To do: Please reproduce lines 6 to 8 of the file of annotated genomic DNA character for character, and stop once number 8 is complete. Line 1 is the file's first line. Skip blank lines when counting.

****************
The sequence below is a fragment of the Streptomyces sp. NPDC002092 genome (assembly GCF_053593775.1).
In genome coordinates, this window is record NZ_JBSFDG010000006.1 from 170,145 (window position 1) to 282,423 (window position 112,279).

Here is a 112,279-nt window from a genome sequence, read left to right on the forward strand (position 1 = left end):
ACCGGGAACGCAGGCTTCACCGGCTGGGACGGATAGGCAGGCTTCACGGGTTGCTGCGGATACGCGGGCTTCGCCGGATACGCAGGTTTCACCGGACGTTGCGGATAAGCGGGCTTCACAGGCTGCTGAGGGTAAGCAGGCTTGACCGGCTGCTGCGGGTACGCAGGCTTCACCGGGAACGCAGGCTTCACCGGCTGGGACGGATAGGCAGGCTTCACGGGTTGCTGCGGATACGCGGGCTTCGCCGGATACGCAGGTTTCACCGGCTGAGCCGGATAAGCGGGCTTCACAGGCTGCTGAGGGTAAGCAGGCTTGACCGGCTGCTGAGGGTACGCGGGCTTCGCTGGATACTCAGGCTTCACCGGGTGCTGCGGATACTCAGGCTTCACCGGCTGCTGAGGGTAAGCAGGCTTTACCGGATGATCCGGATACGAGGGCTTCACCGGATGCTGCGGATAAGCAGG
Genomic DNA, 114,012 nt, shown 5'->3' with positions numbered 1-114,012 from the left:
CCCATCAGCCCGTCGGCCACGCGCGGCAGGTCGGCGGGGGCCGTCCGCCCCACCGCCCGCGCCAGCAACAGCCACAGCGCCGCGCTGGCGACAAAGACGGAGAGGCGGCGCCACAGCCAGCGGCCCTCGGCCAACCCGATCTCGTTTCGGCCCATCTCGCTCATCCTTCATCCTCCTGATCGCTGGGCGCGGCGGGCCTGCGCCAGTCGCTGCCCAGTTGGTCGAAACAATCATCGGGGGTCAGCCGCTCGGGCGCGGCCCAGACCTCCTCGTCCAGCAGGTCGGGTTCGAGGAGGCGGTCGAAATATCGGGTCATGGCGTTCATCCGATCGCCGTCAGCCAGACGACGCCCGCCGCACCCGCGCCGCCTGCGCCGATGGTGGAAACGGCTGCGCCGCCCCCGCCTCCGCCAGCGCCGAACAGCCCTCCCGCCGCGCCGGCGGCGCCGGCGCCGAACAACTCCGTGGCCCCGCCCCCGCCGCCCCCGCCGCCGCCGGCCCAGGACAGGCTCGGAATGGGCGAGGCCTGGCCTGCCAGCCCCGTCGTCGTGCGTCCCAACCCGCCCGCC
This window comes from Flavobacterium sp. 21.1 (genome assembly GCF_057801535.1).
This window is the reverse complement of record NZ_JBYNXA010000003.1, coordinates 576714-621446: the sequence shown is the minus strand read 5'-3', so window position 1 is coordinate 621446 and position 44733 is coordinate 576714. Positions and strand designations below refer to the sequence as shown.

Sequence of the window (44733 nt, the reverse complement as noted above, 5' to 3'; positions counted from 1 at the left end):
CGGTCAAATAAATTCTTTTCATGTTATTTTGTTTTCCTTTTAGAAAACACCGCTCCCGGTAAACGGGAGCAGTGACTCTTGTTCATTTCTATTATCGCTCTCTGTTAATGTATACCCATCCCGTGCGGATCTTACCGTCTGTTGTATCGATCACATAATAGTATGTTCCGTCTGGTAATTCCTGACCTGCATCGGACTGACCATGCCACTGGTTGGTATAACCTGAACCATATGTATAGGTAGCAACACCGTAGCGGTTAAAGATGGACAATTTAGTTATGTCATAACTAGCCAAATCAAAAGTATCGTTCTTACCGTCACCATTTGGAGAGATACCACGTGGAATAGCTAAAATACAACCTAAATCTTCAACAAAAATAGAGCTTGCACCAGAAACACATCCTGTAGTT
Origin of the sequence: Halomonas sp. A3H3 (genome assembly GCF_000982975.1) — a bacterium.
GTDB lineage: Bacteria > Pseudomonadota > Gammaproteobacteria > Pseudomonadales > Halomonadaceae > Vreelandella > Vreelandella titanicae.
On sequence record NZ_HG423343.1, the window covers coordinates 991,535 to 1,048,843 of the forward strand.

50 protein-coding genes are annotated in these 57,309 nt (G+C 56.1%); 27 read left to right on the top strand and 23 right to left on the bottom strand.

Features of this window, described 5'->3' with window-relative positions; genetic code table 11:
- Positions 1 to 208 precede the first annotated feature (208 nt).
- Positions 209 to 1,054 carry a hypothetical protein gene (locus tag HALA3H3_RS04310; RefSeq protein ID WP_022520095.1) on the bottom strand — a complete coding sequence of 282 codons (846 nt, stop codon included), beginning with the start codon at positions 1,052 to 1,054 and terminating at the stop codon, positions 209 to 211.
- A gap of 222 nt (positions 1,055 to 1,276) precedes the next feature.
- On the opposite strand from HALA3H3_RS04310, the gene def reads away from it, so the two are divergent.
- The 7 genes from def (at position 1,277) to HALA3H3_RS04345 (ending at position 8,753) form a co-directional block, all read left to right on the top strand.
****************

CCCATCAGCCCGTCGGCCACGCGCGGCAGGTCGGCGGGGGCCGTCCGCCCCACCGCCCGCGCCAGCAACAGCCACAGCGCCGCGCTGGCGACAAAGACGGAGAGGCGGCGCCACAGCCAGCGGCCCTCGGCCAACCCGATCTCGTTTCGGCCCATCTCGCTCATCCTTCATCCTCCTGATCGCTGGGCGCGGCGGGCCTGCGCCAGTCGCTGCCCAGTTGGTCGAAACAATCATCGGGGGTCAGCCGCTCGGGCGCGGCCCAGACCTCCTCGTCCAGCAGGTCGGGTTCGAGGAGGCGGTCGAAATATCGGGTCATGGCGTTCATCCGATCGCCGTCAGCCAGACGACGCCCGCCGCACCCGCGCCGCCTGCGCCGATGGTGGAAACGGCTGCGCCGCCCCCGCCTCCGCCAGCGCCGAACAGCCCTCCCGCCGCGCCGGCGGCGCCGGCGCCGAACAACTCCGTGGCCCCGCCCCCGCCGCCCCCGCCGCCGCCGGCCCAGGACAGGCTCGGAATGGGCGAGGCCTGGCCTGCCAGCCCCGTCGTCGTGCGTCCCAACCCGCCCGCC
This window comes from Flavobacterium sp. 21.1 (genome assembly GCF_057801535.1).
This window is the reverse complement of record NZ_JBYNXA010000003.1, coordinates 576714-621446: the sequence shown is the minus strand read 5'-3', so window position 1 is coordinate 621446 and position 44733 is coordinate 576714. Positions and strand designations below refer to the sequence as shown.